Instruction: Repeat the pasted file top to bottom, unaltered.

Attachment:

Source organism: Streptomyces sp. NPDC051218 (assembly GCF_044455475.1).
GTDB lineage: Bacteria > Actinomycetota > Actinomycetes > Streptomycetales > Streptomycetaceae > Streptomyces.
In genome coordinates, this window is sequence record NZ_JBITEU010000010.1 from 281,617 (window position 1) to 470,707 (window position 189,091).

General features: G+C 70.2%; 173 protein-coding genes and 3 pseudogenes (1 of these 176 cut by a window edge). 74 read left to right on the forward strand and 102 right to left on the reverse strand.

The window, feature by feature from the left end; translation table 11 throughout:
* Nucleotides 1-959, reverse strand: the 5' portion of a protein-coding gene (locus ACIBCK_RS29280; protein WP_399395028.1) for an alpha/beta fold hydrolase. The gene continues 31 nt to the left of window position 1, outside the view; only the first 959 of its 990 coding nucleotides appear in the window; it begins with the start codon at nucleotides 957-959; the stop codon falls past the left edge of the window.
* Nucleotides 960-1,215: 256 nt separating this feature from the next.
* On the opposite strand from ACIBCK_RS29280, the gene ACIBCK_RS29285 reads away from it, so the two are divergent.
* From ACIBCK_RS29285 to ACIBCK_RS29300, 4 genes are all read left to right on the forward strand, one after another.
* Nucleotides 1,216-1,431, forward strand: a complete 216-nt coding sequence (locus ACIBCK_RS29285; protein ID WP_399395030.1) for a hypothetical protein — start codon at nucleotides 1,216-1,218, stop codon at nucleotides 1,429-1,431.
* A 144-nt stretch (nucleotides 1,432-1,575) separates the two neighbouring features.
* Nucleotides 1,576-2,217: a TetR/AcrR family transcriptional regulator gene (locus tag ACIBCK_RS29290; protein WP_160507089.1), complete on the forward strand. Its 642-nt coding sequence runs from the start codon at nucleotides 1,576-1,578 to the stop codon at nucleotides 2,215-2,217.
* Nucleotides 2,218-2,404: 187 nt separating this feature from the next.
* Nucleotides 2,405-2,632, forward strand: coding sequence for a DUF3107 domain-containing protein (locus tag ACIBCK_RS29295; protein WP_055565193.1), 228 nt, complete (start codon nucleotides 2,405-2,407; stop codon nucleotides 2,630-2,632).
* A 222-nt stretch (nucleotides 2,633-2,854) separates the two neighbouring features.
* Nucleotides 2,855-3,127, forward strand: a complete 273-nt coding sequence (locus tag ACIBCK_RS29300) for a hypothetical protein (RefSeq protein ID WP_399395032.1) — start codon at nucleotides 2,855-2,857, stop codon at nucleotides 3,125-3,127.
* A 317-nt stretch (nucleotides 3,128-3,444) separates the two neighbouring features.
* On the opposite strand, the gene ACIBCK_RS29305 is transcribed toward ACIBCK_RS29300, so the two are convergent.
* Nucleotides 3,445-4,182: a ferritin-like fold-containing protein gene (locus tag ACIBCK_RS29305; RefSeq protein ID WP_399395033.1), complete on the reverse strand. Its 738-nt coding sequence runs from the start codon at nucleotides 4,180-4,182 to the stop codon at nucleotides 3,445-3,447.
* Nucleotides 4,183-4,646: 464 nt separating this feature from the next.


Source organism: Streptomyces sp. NPDC051218 (assembly GCF_044455475.1).
GTDB lineage: Bacteria > Actinomycetota > Actinomycetes > Streptomycetales > Streptomycetaceae > Streptomyces.
In genome coordinates, this window is sequence record NZ_JBITEU010000010.1 from 281,617 (window position 1) to 470,707 (window position 189,091).

General features: G+C 70.2%; 173 protein-coding genes and 3 pseudogenes (1 of these 176 cut by a window edge). 74 read left to right on the forward strand and 102 right to left on the reverse strand.

The window, feature by feature from the left end; translation table 11 throughout:
* Nucleotides 1-959, reverse strand: the 5' portion of a protein-coding gene (locus ACIBCK_RS29280; protein WP_399395028.1) for an alpha/beta fold hydrolase. The gene continues 31 nt to the left of window position 1, outside the view; only the first 959 of its 990 coding nucleotides appear in the window; it begins with the start codon at nucleotides 957-959; the stop codon falls past the left edge of the window.
* Nucleotides 960-1,215: 256 nt separating this feature from the next.
* On the opposite strand from ACIBCK_RS29280, the gene ACIBCK_RS29285 reads away from it, so the two are divergent.
* From ACIBCK_RS29285 to ACIBCK_RS29300, 4 genes are all read left to right on the forward strand, one after another.
* Nucleotides 1,216-1,431, forward strand: a complete 216-nt coding sequence (locus ACIBCK_RS29285; protein ID WP_399395030.1) for a hypothetical protein — start codon at nucleotides 1,216-1,218, stop codon at nucleotides 1,429-1,431.
* A 144-nt stretch (nucleotides 1,432-1,575) separates the two neighbouring features.
* Nucleotides 1,576-2,217: a TetR/AcrR family transcriptional regulator gene (locus tag ACIBCK_RS29290; protein WP_160507089.1), complete on the forward strand. Its 642-nt coding sequence runs from the start codon at nucleotides 1,576-1,578 to the stop codon at nucleotides 2,215-2,217.
* Nucleotides 2,218-2,404: 187 nt separating this feature from the next.
* Nucleotides 2,405-2,632, forward strand: coding sequence for a DUF3107 domain-containing protein (locus tag ACIBCK_RS29295; protein WP_055565193.1), 228 nt, complete (start codon nucleotides 2,405-2,407; stop codon nucleotides 2,630-2,632).
* A 222-nt stretch (nucleotides 2,633-2,854) separates the two neighbouring features.
* Nucleotides 2,855-3,127, forward strand: a complete 273-nt coding sequence (locus tag ACIBCK_RS29300) for a hypothetical protein (RefSeq protein ID WP_399395032.1) — start codon at nucleotides 2,855-2,857, stop codon at nucleotides 3,125-3,127.
* A 317-nt stretch (nucleotides 3,128-3,444) separates the two neighbouring features.
* On the opposite strand, the gene ACIBCK_RS29305 is transcribed toward ACIBCK_RS29300, so the two are convergent.
* Nucleotides 3,445-4,182: a ferritin-like fold-containing protein gene (locus tag ACIBCK_RS29305; RefSeq protein ID WP_399395033.1), complete on the reverse strand. Its 738-nt coding sequence runs from the start codon at nucleotides 4,180-4,182 to the stop codon at nucleotides 3,445-3,447.
* Nucleotides 4,183-4,646: 464 nt separating this feature from the next.